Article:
by Adil Siddiqui, Independent Financial Services professional.
ISDA a global association working to increase efficiency in OTC derivatives markets highlights the need for greater efficiency in Netting. Netting is a risk management tool used to reduce settlement and credit risk in OTC FX trading between counter-parties.
Since the turn of the millennium regulators and industry bodies have been putting emphasis on netting as an active solution in dealing with the many risks off exchange products like FX, swaps and options pose. Foreign Exchange trading has continually been on the rise (BIS Survey) with increased volumes across the board. More participants means enhanced credit risk, the industry at large does not want a repeat of AIG’s FX prime brokerage division and new tools and solutions are strongly welcomed.
Traiana a post trade solutions provider has been working closely with interbank participants with its Netlink product, Netlink is a pre and post trade matching engine that gives brokers and banks greater transparency in checking orders and credit limits and increasing processing efficiency of orders.
ISDA’s core beliefs is in the power of close-out netting, which enables counterparties to reduce their credit risk exposure to each other. No single tool is more effective in delivering safe, efficient OTC derivative markets.
That’s why the Association is concerned about the effect of legislative provisions contained in the Dodd-Frank Act. These provisions could have serious adverse effects on the efficiency of netting. And less efficient derivative markets could have the effect of exacerbating system risk. No one has done the analysis of the extent to which the benefits of clearing are offset by less efficient bilateral netting. Where is netting inefficiency being introduced?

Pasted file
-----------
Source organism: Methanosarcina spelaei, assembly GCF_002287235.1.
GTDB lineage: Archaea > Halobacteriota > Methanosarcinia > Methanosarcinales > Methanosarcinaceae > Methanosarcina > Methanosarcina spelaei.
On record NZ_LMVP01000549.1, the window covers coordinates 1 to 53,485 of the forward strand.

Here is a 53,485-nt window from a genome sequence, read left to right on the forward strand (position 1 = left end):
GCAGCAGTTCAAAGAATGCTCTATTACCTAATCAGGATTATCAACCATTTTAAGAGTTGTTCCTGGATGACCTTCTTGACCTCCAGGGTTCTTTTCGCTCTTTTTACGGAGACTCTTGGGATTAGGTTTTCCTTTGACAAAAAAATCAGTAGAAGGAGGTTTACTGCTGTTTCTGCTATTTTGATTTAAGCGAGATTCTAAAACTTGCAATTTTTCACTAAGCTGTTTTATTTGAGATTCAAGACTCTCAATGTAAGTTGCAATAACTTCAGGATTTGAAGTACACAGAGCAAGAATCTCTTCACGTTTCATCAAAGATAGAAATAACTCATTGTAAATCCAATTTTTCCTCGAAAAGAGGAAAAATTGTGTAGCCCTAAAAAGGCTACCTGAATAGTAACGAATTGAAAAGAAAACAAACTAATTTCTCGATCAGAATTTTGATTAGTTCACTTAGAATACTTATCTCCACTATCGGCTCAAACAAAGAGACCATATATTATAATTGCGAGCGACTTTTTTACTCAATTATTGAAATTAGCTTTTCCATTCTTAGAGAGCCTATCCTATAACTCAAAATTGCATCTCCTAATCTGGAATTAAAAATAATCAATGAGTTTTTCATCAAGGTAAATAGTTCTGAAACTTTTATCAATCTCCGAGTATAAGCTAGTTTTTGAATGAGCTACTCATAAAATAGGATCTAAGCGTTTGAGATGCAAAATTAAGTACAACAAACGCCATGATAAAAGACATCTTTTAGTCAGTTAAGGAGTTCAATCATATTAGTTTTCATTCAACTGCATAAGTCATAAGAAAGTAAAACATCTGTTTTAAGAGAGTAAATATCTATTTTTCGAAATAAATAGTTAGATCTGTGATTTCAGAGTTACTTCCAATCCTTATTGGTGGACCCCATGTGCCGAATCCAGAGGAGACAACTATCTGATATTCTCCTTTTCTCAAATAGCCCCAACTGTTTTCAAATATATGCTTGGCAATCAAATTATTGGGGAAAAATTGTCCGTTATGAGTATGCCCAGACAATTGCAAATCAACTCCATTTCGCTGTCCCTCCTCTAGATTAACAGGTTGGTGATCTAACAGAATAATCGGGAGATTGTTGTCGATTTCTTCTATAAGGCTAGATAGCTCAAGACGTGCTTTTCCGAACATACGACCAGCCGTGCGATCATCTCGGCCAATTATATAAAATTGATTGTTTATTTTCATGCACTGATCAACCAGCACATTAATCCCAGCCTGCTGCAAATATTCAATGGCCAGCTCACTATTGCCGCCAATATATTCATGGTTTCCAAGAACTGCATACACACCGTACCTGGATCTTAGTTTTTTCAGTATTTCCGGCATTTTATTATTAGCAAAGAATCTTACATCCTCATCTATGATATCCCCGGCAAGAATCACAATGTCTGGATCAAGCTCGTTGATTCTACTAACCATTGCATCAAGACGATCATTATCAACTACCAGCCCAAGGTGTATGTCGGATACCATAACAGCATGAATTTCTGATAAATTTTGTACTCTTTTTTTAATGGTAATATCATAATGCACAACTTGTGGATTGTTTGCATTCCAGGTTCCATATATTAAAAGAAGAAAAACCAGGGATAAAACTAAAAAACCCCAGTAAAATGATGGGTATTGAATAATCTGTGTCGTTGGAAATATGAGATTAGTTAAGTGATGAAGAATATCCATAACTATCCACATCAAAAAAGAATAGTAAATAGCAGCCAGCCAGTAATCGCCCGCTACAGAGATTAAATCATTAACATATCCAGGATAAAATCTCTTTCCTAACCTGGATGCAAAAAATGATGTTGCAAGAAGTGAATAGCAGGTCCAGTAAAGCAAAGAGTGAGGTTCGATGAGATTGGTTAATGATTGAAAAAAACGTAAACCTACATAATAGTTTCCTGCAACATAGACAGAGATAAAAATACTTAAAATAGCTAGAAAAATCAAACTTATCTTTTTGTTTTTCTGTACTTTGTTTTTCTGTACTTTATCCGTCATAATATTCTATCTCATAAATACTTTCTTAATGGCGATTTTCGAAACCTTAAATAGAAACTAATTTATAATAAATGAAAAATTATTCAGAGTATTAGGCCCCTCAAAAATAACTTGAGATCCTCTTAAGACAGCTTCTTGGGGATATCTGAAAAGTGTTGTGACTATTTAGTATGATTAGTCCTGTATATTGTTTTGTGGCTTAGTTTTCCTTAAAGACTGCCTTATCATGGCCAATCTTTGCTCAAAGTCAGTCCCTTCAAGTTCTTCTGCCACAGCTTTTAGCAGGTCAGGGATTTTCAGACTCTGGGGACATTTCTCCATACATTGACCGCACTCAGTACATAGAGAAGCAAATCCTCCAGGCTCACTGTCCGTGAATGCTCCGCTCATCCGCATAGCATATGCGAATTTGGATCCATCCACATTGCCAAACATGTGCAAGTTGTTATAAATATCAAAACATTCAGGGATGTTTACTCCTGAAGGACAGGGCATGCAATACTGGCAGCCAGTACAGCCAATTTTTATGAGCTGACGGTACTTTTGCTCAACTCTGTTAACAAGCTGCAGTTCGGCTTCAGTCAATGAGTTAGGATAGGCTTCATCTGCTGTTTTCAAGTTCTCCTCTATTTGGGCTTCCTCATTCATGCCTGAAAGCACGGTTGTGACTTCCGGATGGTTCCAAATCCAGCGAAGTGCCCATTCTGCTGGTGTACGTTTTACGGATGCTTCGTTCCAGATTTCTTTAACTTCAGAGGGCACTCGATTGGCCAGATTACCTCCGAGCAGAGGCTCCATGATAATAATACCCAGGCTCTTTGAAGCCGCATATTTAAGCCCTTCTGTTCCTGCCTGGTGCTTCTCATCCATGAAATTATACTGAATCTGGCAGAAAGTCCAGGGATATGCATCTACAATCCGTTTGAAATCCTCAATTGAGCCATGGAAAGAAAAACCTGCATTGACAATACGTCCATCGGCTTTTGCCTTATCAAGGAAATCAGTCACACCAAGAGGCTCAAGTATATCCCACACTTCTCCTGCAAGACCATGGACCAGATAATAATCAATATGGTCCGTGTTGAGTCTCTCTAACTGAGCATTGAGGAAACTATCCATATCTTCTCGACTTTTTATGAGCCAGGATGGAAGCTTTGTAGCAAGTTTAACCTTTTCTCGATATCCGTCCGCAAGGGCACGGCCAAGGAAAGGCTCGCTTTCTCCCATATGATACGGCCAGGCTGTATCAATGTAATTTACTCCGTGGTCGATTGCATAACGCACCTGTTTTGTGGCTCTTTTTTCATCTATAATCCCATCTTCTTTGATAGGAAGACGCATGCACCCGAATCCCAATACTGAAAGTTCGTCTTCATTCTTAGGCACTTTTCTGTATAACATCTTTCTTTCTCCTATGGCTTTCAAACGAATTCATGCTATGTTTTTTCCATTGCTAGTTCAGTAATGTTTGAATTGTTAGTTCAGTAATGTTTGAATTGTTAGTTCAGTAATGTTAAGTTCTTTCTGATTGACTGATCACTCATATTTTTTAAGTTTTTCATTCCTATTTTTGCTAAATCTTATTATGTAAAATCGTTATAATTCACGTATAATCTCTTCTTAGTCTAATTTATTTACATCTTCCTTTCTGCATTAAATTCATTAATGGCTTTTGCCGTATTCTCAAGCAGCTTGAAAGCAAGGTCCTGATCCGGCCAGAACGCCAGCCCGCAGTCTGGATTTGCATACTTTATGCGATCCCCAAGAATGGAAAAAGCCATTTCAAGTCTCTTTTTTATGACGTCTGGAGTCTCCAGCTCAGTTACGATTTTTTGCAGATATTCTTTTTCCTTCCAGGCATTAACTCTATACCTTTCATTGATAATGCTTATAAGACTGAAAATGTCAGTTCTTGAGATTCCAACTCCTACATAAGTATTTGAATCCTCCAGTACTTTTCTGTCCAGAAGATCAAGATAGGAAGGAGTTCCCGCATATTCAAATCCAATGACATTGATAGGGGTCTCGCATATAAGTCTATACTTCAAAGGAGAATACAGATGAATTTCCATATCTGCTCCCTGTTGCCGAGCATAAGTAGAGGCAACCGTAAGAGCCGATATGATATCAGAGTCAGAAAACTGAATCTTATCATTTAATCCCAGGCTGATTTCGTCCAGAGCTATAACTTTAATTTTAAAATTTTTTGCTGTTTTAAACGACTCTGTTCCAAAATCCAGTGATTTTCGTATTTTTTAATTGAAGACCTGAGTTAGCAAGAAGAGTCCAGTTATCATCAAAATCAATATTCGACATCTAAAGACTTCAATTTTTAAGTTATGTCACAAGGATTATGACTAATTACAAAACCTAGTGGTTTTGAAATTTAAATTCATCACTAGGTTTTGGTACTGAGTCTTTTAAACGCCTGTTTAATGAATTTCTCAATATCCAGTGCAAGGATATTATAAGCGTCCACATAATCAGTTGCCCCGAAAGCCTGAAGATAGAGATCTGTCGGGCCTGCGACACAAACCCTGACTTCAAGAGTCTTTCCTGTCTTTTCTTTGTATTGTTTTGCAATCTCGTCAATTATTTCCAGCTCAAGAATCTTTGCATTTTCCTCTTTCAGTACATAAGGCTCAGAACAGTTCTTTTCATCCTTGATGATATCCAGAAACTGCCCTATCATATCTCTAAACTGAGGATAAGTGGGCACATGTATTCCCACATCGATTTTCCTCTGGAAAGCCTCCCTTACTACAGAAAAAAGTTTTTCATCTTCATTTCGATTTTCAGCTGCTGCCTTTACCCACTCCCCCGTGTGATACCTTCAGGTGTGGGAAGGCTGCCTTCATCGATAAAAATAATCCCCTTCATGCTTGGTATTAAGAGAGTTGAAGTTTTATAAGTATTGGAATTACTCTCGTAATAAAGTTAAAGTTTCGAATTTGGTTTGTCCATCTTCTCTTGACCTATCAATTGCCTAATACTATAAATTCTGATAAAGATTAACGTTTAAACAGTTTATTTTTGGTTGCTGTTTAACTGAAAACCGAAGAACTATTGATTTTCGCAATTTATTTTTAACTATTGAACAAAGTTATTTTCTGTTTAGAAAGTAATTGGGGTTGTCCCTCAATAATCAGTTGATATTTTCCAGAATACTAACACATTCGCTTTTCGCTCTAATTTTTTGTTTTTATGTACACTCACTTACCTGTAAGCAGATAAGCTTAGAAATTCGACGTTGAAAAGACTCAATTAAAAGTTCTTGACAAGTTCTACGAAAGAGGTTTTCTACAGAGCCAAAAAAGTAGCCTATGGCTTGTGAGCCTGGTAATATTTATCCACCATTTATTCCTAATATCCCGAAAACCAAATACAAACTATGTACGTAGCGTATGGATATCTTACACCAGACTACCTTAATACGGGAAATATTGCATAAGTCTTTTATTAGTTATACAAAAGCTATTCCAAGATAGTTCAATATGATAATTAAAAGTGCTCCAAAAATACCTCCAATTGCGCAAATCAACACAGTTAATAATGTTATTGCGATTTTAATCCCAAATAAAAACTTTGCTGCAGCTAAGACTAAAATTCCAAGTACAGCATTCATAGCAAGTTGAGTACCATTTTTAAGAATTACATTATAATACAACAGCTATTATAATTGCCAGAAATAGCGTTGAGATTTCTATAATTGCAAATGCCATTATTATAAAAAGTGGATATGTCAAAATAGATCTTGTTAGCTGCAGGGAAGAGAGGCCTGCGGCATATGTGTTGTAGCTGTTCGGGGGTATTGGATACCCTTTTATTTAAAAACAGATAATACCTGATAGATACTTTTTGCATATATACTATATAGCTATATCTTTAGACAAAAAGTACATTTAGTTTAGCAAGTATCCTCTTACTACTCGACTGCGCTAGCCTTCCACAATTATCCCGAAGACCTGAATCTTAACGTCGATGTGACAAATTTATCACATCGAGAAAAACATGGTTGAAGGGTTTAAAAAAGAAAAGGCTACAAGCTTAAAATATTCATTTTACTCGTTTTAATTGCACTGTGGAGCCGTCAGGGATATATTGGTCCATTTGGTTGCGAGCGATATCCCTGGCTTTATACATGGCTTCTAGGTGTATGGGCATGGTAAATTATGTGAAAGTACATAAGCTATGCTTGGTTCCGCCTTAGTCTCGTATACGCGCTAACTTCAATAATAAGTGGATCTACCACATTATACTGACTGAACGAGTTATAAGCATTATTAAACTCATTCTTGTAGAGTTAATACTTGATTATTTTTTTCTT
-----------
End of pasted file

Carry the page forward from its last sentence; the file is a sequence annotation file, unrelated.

The following are a few examples, and ISDA suspects there are many more:
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DFA Section 716. The so-called “push-out” provision forces banks active across product areas to create a new company for equity, commodity and certain credit derivatives.
Clearinghouse proliferation. By all accounts, clearinghouses will abound—by product type and by geographic area. Clearing has huge potential for risk reduction through multilateral netting, but a proliferation of clearinghouses will make it harder to achieve that potential as transactions are moved from bilateral arrangements to a multitude of clearinghouses. ISDA is fully supportive of the greater use of clearinghouses, particularly when netting and compression can be aggressively pursued for cleared trades. But as they move into this new cleared world, they must be attuned not just to its promise, but to its limitations.
Breaking up hedged sets. A potentially risk increasing effect of trades moving to clearing is where the trade to be cleared provides a hedge for a trade that cannot be cleared. The bilateral trade that remains and the cleared trade that is moved to the clearing house are no longer netted under an ISDA Master Agreement.
Legacy trades vs. new trades. ISDA has generally taken the view that new regulations should only apply to new trades, and that legacy trades should reflect the terms and regulatory environment at the time the trade was done. But proposals regarding margin for un-cleared trades could create a dilemma: apply the new rules to all transactions (both existing and new) under one master or create two masters, one for the old, uncollateralized trades and one for the new, collateralized ones.
Then, there is the issue that has reared its head in issue after issue—the applicability of national rules to global participants in global markets. ISDA will address the many facets of this issue in an upcoming ‘Views’, but depending on how these issues are addressed, strong incentives may be created for booking business in a multitude of entities, a sure recipe for netting inefficiency.
How does ISDA work to maximize netting efficiency in this new world? Firstly, they remain focused on spreading the gospel of the benefits of netting, as evidenced by, and that provides the backbone of the ISDA Master Agreement. In this regard, they continue to urge European regulators to take up the cause of a netting directive. Second, they help regulators understand the exposures of derivatives market participants as they face a more fragmented and less efficient netting environment. And finally ISDA pursues ways, through documentation, regulation or otherwise, to facilitate netting across entities and platforms.
Netting will continue to be a key area the industry will address, the market is continuing to rise and there has been a shift towards more tickets with the ‘algo’ and ‘high frequency traders’. With the size of each transaction reducing there will be continued strain on settlement risk, credit risk and back office.